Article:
Celebrity Family Feud

Survey Says Celebrity Family Feud is a Must-Watch This Sunday Night on ABC

By Beth Deitchman

For Disney fans, Sunday evenings have traditionally been special times for families to gather ’round the TV and watch a favorite show together—from Walt Disney’s Wonderful World of Color in the 1960s to, more recently, American Idol’s first season on ABC. But in the case of Celebrity Family Feud, which kicks off its fourth season this Sunday, June 10 (8–9 p.m. EDT), you might feel compelled to do more than just watch. As host Steve Harvey poses questions to celebrity families—which, this season, include the families of NBA stars Stephen Curry and Chris Paul, Team Grey’s Anatomy vs. Team Station 19, and so many more—we’re betting you and your family won’t be able to keep yourselves from calling out your own answers to find out if the “survey says” you’re correct!

D23 spoke with Harvey, a best-selling author as well as a famed television personality, about the game show’s enduring popularity. Whether he’s engaging with celebrities and their relations or families just like yours, Harvey believes that there’s a simple reason why the show continues be one that multiple generations enjoy together. “Everybody can imagine their family up there. The average person at home would love to win the game and they think they can play really well—because at home you know all the answers,” he laughs.

Celebrity Family Feud
(left to right) Steve Harvey with NBA star Stephen Curry and his family, Ayesha Curry, Sydel Curry, Sonya Currey, Wardell Curry.

But Harvey is quick to point out that the survey responses are a relatively small part of the appeal of Celebrity Family Feud (and the original non-celebrity version, as well). The celebrated comedian takes great pleasure interviewing family members before each round begins and getting to know the players. “I have very unique abilities with all families to find the live wire in the family—the character in the family,” he says. If you find yourself wondering why a family member gave a, shall we say, unexpected answer, simply look at Harvey’s face and he’s probably wondering the same thing. “You go up there and you’re racing [an opponent] to hit the buzzer—you’re trying to be first. And in order to be first you’ve got to hit the buzzer and you don’t have time to think so you say the first thing that crosses your mind,” Harvey explains, adding, “You’d be surprised at some of the stuff that comes out of some people’s mouths.”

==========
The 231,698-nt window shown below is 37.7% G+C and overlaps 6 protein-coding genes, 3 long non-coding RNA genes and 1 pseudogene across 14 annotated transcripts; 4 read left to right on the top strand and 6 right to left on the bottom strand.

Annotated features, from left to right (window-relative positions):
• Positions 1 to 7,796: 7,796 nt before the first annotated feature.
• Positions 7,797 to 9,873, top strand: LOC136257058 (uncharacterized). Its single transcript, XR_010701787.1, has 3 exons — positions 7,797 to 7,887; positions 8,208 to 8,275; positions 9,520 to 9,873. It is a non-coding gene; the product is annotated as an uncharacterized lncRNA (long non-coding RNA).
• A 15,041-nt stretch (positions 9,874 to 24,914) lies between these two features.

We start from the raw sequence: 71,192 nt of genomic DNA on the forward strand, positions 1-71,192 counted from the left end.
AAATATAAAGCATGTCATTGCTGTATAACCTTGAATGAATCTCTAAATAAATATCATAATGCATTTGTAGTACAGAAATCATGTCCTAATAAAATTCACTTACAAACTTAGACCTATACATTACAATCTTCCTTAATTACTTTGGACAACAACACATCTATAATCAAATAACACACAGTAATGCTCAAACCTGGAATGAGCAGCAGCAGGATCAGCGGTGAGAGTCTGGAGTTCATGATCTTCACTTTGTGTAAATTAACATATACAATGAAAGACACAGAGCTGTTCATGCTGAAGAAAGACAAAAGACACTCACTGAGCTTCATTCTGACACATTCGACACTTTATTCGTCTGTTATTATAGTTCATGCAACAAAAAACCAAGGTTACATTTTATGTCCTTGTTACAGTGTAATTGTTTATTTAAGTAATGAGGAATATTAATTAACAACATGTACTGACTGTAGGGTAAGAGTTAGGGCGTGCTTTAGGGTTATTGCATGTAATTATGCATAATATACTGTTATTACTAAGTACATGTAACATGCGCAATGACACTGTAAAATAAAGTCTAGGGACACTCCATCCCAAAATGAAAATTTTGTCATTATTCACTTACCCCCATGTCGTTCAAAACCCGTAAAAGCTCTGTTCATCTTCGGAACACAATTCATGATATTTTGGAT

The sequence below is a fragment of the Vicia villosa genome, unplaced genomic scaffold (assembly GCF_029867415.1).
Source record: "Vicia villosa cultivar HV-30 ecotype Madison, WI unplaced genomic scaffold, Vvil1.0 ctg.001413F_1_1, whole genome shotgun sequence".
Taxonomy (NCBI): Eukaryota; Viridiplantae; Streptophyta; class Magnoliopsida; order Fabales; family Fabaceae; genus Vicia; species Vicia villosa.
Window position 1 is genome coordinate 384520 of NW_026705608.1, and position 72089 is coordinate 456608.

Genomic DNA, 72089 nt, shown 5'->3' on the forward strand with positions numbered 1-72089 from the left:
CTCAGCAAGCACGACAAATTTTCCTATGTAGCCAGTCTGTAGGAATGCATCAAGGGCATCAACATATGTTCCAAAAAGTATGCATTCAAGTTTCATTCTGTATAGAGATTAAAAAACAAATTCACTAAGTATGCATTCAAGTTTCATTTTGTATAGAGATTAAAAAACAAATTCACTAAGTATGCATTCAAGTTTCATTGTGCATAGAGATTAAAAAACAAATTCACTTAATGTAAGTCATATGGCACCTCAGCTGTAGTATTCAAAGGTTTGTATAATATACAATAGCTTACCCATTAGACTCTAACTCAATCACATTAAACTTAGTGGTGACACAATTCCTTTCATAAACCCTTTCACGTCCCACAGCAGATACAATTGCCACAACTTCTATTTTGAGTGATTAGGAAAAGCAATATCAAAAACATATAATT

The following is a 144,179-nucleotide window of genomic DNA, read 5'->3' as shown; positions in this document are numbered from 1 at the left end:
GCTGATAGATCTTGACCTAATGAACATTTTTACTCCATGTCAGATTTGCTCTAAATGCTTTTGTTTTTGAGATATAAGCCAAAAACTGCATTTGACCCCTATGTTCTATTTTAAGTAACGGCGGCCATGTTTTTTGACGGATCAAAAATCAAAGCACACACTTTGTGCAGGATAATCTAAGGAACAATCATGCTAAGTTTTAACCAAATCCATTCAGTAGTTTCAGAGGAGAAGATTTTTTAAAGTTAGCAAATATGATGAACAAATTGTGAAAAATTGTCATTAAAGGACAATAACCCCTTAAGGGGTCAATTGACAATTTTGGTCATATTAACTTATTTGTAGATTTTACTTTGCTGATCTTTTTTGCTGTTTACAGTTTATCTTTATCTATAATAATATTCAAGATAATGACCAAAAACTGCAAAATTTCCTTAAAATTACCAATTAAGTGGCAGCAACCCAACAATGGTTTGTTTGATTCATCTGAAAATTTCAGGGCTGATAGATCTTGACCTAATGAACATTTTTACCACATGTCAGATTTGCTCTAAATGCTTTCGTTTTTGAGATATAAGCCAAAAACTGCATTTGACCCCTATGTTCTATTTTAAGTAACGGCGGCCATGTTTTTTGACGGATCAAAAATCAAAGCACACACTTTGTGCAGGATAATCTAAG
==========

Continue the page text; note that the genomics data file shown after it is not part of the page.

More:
Celebrity Family Feud
(left to right) MLB legend Johnny Damon at the buzzer with Steve Harvey and Kenneth Smith.

According to Harvey, adding celebrities into the mix allows fans to see that the game—as well as the thought process that goes into playing—is the same no matter who you are. “It’s kind of fun watching them struggle to come up with the right answer and you find out that celebrities are very much just like you,” he says. Harvey admits to becoming a little star-struck when athletes compete on Celebrity Family Feud, and the new season is chock full of them, with NBA stars Shaquille O’Neal and Charles Barkley, MLB legends Johnny Damon and John Franco, NFL Legend Emmitt Smith, and Olympic gymnasts Laurie Hernandez and Shawn Johnson East, to name just a few. “All celebrities wish we could play ball, all of us, so those are kind of like the big moments for me,” he says.

Celebrity Family Feud
(left to right) Anthony Hernandez, Wanda Hernandez, Jelysa Hernandez, Marcus Hernandez, and Olympic gymnast Laurie Hernandez with Steve Harvey.

Celebrity Family Feud kicks off ABC’s “Fun & Games” lineup on Sunday, which also features The $100,000 Pyramid, hosted by Michael Strahan, at 9 p.m. EDT; and To Tell the Truth, hosted by Anthony Anderson, at 10 p.m. EDT—and Harvey takes the “fun” seriously. “I never meet the contestants before the show and I never ask for the questions, so when I’m reading the question I’m seeing it for the first time and that’s the way I want it,” he says. “I don’t prepare jokes and read the questions beforehand… I just go out there and do the show. I’d rather work that way because I want the show to be more spontaneous and more fun and I think that’s what’s led to its success.”